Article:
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Im looking for a pattern which I can use for parent-child relationships when inserting records into a database. As the child record needs the parent record to exist first, Im having to use nasty things like storing the session id then updating the foreign key after saving the parent record.

Are there any well know patterns to solve this problem. Regards Gareth

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Are you calling a stored proc or inserting/updating directly? What do you mean by 'session id'? Are the parent and child saved at the same time? Which foreign key are you referring to? –  Adam Ralph Nov 3 '09 at 17:27

2 Answers 2

You seem to be either recording children before or at the same time as their parents, which is possible but kind of odd. Your data model suggests children know about their parents, therefore, the data suggest a parent to be inserted before its children. You may not achieve this in a single query since the foreign key you're talking about is referring to the same table (A.parent -> A.id).

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It sounds like you are not using a framework like NHibernate or Hibernate and you are rolling your own which is fine, but you may want to look at an existing OR mapping framework if you have this option. If you are rolling your own and you need to do linked inserts then you would do these using transactions in your repository, so as an example:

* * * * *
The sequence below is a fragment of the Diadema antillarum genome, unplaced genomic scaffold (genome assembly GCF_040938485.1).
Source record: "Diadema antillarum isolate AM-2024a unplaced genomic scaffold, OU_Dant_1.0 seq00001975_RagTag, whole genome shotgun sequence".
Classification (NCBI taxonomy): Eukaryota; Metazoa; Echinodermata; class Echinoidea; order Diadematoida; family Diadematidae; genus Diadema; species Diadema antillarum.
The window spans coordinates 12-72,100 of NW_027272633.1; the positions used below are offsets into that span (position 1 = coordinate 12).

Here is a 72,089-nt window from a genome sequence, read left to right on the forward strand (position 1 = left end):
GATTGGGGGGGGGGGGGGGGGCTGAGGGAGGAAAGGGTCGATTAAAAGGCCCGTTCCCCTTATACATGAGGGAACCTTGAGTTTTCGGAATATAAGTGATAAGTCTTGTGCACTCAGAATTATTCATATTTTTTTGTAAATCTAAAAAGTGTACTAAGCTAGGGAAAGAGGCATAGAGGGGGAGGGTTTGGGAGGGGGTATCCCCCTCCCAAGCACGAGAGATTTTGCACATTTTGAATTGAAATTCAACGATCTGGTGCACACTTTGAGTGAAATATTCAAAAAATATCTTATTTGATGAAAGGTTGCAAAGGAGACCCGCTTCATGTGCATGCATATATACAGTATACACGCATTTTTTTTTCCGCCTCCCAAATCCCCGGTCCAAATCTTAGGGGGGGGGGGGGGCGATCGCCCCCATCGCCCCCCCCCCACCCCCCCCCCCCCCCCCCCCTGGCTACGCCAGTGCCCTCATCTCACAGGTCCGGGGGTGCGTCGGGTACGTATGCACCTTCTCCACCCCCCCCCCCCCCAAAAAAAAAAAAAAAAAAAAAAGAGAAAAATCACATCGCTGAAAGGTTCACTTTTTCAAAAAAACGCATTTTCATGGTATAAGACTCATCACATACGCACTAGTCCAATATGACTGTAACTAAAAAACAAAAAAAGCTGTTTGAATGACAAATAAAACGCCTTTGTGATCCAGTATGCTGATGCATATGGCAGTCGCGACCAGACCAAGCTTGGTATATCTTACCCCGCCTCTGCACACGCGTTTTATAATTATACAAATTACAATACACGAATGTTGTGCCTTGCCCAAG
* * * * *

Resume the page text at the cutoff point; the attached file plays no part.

public class ParentRepository
{
    public void Save(Parent parent)
    {
        using (TransactionScope scope = new TransactionScope())
        {
           //Add you database code here to insert to both tables in a transaction
        }
    }
}
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+1 for NHibernate but I don't think how TransactionScope will help, so -1 for that –  zvolkov Nov 3 '09 at 18:03
1  
TransactionScope helps because if you have an object hierarchy where you have a parent object that contains a child object and you are inserting a new record you are wanting to ensure data integrity. Performing this in a transaction will ensure that when you insert the parent and the child fails then the transaction will rollback and the integrity of your database is maintained. –  Michael Mann Nov 3 '09 at 18:38

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